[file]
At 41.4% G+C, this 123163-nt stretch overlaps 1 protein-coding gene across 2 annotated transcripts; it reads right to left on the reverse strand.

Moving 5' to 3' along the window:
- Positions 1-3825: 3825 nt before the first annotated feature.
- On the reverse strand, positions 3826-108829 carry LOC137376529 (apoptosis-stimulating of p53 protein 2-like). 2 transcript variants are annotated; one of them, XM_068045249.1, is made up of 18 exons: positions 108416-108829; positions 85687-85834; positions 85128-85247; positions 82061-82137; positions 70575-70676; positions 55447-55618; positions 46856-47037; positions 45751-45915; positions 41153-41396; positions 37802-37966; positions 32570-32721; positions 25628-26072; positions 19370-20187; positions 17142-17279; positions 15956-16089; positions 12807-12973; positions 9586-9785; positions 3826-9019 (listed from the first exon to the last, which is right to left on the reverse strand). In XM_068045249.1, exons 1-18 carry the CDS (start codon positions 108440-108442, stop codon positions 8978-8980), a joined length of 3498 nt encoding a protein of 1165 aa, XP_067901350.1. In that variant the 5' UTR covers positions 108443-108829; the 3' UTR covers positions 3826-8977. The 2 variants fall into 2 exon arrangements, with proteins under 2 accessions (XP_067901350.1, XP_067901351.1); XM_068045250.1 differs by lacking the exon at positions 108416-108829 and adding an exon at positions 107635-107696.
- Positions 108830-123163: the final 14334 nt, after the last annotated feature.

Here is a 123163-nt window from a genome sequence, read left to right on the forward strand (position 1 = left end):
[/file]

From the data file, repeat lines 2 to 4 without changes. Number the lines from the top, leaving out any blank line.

Moving 5' to 3' along the window:
- Positions 1-3825: 3825 nt before the first annotated feature.
- On the reverse strand, positions 3826-108829 carry LOC137376529 (apoptosis-stimulating of p53 protein 2-like). 2 transcript variants are annotated; one of them, XM_068045249.1, is made up of 18 exons: positions 108416-108829; positions 85687-85834; positions 85128-85247; positions 82061-82137; positions 70575-70676; positions 55447-55618; positions 46856-47037; positions 45751-45915; positions 41153-41396; positions 37802-37966; positions 32570-32721; positions 25628-26072; positions 19370-20187; positions 17142-17279; positions 15956-16089; positions 12807-12973; positions 9586-9785; positions 3826-9019 (listed from the first exon to the last, which is right to left on the reverse strand). In XM_068045249.1, exons 1-18 carry the CDS (start codon positions 108440-108442, stop codon positions 8978-8980), a joined length of 3498 nt encoding a protein of 1165 aa, XP_067901350.1. In that variant the 5' UTR covers positions 108443-108829; the 3' UTR covers positions 3826-8977. The 2 variants fall into 2 exon arrangements, with proteins under 2 accessions (XP_067901350.1, XP_067901351.1); XM_068045250.1 differs by lacking the exon at positions 108416-108829 and adding an exon at positions 107635-107696.